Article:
Welcome, Guest. Please login or register.
Did you miss your activation email?
Login with username, password and session length
   
Advanced search

164281 Posts in 24551 Topics- by 21690 Members - Latest Member: intime
Pages: [1]   Go Down
Print
Author Topic: Necrosis of the nipple following surgery..anyone had this.    (Read 3573 times)
dave2009
Bronze Member
**
Offline Offline

Posts: 56


« on: December 22, 2009, 06:34:12 AM »

I'm due my mastectomy on the NHS early Jan.

Just been for a chat with my surgeon. She says necrosis of the nipple is very rare but can happen.

Just wondered if this happened to anyone and if so, what is the treatment in real terms. I'm usually one of the people who gets the 0.001% chance of going wrong, so just being prepared!!!

Any docs, your help would be appreciated.

Kind regards.
Logged
jsboob
Silver Member
***
Offline Offline

Posts: 216


« Reply #1 on: December 22, 2009, 08:50:53 AM »

any surgical procedure carries risks. People die having tooth extractions! ( not many, granted)
 dont let me put you off but also dont let these "pro surgery at any cost" guys here tell you it carries NO risks! Roll Eyes

good luck with your op Im sure you will be fine. Cheesy
Logged
PBC
Bronze Member
**
Offline Offline

Posts: 55


« Reply #2 on: December 22, 2009, 10:53:05 AM »

   Isn't a mastectomy a much more radical procedure than just a gyne reduction? Is "mastectomy" the word your surgeon used? I thought they were two very different things, but apparently not.
Logged
Dr. Elliot Jacobs
Supporting Doctors
Senior Member
**
Offline Offline

Posts: 3225



WWW
« Reply #3 on: December 22, 2009, 02:12:18 PM »

The medical term "mastectomy" refers to removal of the breast and sometimes skin as well.  Gyne surgery is often called a "subcutaneous mastectomy" in which the tissue removed (the "mastectomy" part) is located subcutaneously, or just under the skin.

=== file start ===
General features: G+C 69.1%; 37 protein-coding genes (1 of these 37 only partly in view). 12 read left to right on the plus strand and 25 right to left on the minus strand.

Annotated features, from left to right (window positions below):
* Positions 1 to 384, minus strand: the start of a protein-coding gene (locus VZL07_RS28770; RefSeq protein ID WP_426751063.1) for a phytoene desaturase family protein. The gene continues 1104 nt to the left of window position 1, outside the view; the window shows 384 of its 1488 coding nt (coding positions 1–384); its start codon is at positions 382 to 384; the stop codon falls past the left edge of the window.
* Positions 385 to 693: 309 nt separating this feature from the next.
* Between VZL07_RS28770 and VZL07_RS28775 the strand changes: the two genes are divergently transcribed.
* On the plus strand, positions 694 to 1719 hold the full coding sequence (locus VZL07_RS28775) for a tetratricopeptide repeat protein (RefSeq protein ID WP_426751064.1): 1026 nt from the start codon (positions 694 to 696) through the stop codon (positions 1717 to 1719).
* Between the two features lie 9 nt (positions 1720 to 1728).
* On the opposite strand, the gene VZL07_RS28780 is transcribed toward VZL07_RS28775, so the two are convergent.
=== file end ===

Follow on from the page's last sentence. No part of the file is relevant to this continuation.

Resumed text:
Many doctors go through a very extensive list of possible risks and complications prior to surgery.  Some of these risks, such as nipple necrosis are theoretically possible, but so very rare that it is not worth mentioning  unless the patient specifically asks to be told of each and every possible risk/complication or if the anticipated operation is extremely extensive and not a routine type of gyne procedure.

Plastic surgeons are trained to deal with complications should they occur.  It would be best to discuss your own individual operation with your surgeon and since the possibility of nipple necrosis was brought up, then you should discuss the surgeon's plan for treatment if necessary.

Dr Jacobs
Logged

Elliot W. Jacobs, MD, FACS
Certified: American Board of Plastic Surgery
Fellow: American College of Surgeons
Practice sub-specialty in Gynecomastia Surgery
815 Park Avenue
New York, New York 10021
Telephone:  (212) 570-6080
Email:  info@drelliotjacobs.com
Website:  gynecomastiasurgery.com
Website:  gynecomastianewyork.com/revision
DrBermant
Guest
« Reply #4 on: December 23, 2009, 03:24:10 AM »

I'm due my mastectomy on the NHS early Jan.

Just been for a chat with my surgeon. She says necrosis of the nipple is very rare but can happen.

Just wondered if this happened to anyone and if so, what is the treatment in real terms. I'm usually one of the people who gets the 0.001% chance of going wrong, so just being prepared!!!

Any docs, your help would be appreciated.

Kind regards.

Mastectomy is medical speak for breast removal. The nipple gets its blood supply from the surrounding skin and from the gland attached.  Remove the gland and the nipple skin now needs to get its blood from the surrounding skin. Interrupt enough of this second supply and the nipple may die. Nipple skin can also die if traumatized enough such as overuse of cautery or bleeding stopping devices.  The best way to deal with this is prevention.

Surgery like any other activity involves risks. I advise my patients it is like driving a car. If you do not want to get into a car accident, do not drive a car and stay away from where the cars are.  That is not practical, so the next best option is to maximize safety like wear a seat belt. Surgeon selection is an important factor in such issues.  I minimize the risks for my patients by making a smaller incision for most of my surgery, minimizing tissue trauma, special cautery, and other surgical and after techniques. However, such risks are still real and can happen.

Hope this helps,

Michael Bermant, MD
Learn More About Gynecomastia
Logged
Pages: [1]   Go Up
Print
Jump to: